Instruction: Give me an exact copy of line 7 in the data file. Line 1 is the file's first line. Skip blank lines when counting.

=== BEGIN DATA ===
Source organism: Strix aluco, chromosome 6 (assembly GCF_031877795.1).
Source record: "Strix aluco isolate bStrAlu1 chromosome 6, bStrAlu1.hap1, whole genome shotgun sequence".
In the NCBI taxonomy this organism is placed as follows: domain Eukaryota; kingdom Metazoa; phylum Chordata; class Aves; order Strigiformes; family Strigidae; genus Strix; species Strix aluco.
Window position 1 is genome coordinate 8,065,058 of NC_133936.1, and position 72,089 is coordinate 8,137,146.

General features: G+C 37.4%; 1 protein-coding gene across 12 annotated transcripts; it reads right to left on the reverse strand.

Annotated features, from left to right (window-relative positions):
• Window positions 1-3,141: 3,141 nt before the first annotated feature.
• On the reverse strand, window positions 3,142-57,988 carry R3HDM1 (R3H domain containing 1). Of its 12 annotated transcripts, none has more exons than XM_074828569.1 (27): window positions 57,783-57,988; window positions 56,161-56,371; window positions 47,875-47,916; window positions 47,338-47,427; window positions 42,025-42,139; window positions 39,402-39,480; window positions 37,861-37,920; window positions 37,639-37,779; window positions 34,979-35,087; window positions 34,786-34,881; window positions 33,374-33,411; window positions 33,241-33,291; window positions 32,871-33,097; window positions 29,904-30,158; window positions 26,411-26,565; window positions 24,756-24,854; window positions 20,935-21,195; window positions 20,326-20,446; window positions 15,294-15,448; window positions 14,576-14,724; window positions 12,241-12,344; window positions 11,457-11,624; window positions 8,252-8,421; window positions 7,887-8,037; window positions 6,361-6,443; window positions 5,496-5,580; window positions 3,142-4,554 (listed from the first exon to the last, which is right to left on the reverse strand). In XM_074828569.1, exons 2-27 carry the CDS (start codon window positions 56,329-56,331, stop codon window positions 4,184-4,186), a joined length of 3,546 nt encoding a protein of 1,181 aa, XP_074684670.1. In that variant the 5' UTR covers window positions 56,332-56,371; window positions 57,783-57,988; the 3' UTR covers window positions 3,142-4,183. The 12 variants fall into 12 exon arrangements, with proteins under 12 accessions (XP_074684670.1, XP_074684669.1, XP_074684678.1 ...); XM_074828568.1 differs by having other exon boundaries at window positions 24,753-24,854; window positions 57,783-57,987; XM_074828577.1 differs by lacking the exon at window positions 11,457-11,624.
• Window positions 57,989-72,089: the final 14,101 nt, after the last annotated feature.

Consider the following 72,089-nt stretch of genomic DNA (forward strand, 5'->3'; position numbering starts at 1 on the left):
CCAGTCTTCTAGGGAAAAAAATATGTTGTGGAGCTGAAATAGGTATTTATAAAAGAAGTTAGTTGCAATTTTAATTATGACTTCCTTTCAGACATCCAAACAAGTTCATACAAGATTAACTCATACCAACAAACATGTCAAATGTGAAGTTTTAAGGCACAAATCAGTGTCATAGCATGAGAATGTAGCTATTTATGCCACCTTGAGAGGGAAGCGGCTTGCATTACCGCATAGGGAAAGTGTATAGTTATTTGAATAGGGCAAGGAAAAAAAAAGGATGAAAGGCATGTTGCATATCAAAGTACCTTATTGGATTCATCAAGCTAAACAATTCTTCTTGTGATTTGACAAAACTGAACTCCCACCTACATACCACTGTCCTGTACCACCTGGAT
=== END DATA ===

• Window positions 1-3,141: 3,141 nt before the first annotated feature.